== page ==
Wednesday, January 10, 2007

5 Quick and Easy Business Newsletter Tips

Ok so it's no secret that you need to stay in touch with the people on your mailing list, but you have some concerns about starting a business newsletter. Will it take up too much of your time? What if you run out of things to say? Can you maintain quality over a period of time? How long should your newsletter be? Etc...?

One thing you should do, without a doubt, is to offer useful and interesting information based on the niche that your subscribers signed up for. If you run a home business opportunity website then that is what your subscribers want to know about, so don't send them gardening tips. If you don't follow that rule, you won't have your subscribers for long!

Another thing you should do is keep your newsletter fairly short. Remember that most people are flooded with many emails every day so they actually prefer something they can skim quickly and then put to use.

Spend some time thinking about the best format. You need a model that will be easy to reproduce week after week, month after month, year after year. Any one of the following five newsletter ideas will make your job much easier. Choose one and keep it as a regular format, or combine several of them. For example, you could use the "tip of the week" format for two weeks each month, then give them a "top ten" on week three, and offer a "checklist" every fourth newsletter (or any other combination you want).

1. Tip of the Week

This one speaks for itself. You can easily brainstorm enough content for six months of weekly newsletters. If you send this format every week you will need to come up with 24 tips. Anyone with a certain degree of expertise on a given topic should be able to do this without any trouble. A handy way to organize this is to first explain the problem then offer the tip which will solve it. The length should probably be anywhere from 200 - 500 words.

2. Top Ten

This is a tried and true format, and easy to create. Example: if you are an expert on home business, you could offer advice on the "Top Ten Home Business Opportunities," or the "Top Ten Ways to Market a Home Business," or the "Top Ten Tips for Starting a Home Business." Make sure you keep a tight rein on word length - just offer a couple of sentences for each tip, not half a page.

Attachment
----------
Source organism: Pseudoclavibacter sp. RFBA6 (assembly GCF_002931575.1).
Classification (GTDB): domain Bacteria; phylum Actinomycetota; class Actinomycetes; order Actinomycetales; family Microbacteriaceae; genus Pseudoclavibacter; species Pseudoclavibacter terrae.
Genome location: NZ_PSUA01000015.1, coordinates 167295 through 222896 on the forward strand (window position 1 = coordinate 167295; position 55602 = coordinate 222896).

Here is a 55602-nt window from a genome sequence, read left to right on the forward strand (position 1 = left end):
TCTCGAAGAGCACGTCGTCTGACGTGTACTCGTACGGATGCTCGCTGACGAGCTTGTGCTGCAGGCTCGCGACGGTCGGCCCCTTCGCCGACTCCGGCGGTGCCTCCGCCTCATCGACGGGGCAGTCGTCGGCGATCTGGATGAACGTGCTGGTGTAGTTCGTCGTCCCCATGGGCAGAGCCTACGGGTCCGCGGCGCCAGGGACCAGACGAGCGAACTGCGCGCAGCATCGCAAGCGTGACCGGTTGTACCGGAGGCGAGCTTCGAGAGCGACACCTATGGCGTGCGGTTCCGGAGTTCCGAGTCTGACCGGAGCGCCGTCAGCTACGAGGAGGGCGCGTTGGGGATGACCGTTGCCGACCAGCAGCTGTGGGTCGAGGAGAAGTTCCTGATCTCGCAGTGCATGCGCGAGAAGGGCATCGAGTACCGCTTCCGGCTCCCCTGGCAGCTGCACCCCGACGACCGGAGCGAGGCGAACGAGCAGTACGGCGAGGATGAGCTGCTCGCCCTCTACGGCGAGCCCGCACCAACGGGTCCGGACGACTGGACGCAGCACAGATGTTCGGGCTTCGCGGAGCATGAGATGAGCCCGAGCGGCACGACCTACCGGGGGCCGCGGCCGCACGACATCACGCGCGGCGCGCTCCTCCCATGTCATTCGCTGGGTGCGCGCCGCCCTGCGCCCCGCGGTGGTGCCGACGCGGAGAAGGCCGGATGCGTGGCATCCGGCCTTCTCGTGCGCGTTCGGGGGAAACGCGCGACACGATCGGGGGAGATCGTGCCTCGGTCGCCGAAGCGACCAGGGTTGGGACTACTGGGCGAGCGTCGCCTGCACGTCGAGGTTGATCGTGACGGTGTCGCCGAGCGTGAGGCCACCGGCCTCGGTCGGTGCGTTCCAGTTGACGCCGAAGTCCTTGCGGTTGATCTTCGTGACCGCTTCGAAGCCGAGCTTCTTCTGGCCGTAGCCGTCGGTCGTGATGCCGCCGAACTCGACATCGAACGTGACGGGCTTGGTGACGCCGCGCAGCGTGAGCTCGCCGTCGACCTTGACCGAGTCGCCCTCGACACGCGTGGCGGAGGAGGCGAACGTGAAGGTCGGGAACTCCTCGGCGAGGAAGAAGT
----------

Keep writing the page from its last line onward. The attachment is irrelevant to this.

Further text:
3. Three Ways to...

Sometimes it can be a bit of a challenge to come up with ten ways to do things, whereas just three ideas are easy to come up with. You can also explore three ideas in more detail. Alternatively, you can alternate the "Top Ten" format with "Three Ways to..." format; the two of them will work together nicely.

4. Before and After

This idea works in a similar way to the "tip of the week" in that you present a problem and then provide a solution to it, but the "before and after" approach lends itself better to case studies.

This is a good way to interact with your subscribers. Invite them to send in details of something that needs some fine tuning: an article, a website page, a product, etc... Then present your solutions. Alternatively, you can ask for "before and after" examples from readers who have managed to do this themselves, then showcase it for the rest of your readers.

5. Checklists

When you're learning to do something new, a checklist is the best way to be sure you don't leave out a critical step. Checklists can save a lot of time, and your readers will be delighted to get one. Write a brief introductory paragraph, present the checklist, and then follow it with a few final tips. You can either base your entire newsletter on the checklist format, or present one at regular intervals as a change from the standard article format.

And a bonus tip for you... Set up an email address at yahoo or gmail just for newsletters. Spend a few hours checking out sites related to your own business niche, and sign up for any free newsletters they have. Every so often, check your new email account and browse through the newsletter, looking specifically to see what approach other editor’s use for layout, articles and information. When you see a format you like, save it in an "ideas" folder. Then you can take ideas from different formats to create your own perfect newsletter format. Unsubscribe from any that are constantly filled with junk or endless sales pitches, these won't help you and you don't want to send that kind of stuff to your subscribers.

Dedicated to your home business success,
Trent Brownrigg

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